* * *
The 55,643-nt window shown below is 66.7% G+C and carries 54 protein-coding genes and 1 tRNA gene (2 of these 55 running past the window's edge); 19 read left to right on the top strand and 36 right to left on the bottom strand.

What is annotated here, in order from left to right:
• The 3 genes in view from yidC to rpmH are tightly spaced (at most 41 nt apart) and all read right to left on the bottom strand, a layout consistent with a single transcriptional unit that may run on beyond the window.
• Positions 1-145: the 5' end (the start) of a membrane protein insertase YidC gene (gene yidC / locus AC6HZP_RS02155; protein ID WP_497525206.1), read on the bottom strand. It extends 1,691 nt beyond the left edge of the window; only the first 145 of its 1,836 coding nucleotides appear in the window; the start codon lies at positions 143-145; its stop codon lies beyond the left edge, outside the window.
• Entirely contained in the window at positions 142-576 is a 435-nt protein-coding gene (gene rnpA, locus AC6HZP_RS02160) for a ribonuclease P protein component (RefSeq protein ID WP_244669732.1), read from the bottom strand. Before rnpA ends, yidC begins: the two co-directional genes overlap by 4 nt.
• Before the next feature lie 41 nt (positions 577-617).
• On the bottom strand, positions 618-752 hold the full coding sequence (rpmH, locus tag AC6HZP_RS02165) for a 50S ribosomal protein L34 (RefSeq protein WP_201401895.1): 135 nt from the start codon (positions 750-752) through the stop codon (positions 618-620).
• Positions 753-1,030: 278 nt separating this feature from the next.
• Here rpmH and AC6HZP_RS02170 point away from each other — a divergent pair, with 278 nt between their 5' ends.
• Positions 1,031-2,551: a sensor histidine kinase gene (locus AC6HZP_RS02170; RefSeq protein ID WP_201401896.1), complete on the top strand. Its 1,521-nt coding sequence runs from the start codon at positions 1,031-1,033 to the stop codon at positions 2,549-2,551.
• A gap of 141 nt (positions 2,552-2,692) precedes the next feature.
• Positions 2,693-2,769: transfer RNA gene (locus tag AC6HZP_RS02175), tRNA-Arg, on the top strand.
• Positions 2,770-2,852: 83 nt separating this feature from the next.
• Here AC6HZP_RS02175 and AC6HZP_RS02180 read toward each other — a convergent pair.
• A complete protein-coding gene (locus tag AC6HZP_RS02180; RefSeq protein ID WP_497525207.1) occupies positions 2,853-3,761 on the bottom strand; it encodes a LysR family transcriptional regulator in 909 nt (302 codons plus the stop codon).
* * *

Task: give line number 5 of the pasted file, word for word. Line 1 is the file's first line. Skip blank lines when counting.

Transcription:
• Entirely contained in the window at positions 142-576 is a 435-nt protein-coding gene (gene rnpA, locus AC6HZP_RS02160) for a ribonuclease P protein component (RefSeq protein ID WP_244669732.1), read from the bottom strand. Before rnpA ends, yidC begins: the two co-directional genes overlap by 4 nt.